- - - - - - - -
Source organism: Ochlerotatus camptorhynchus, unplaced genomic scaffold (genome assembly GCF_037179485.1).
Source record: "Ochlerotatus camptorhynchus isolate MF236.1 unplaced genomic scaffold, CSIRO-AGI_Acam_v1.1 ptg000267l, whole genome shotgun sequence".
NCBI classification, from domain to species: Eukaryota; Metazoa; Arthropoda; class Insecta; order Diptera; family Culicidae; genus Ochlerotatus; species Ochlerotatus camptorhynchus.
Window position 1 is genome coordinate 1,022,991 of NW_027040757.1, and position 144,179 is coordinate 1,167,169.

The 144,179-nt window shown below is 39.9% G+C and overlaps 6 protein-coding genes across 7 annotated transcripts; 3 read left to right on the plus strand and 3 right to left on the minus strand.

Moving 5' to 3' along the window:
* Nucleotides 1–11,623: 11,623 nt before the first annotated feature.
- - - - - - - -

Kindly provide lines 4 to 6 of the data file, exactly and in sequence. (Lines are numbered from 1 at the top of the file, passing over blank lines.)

Window position 1 is genome coordinate 1,022,991 of NW_027040757.1, and position 144,179 is coordinate 1,167,169.

The 144,179-nt window shown below is 39.9% G+C and overlaps 6 protein-coding genes across 7 annotated transcripts; 3 read left to right on the plus strand and 3 right to left on the minus strand.

Moving 5' to 3' along the window: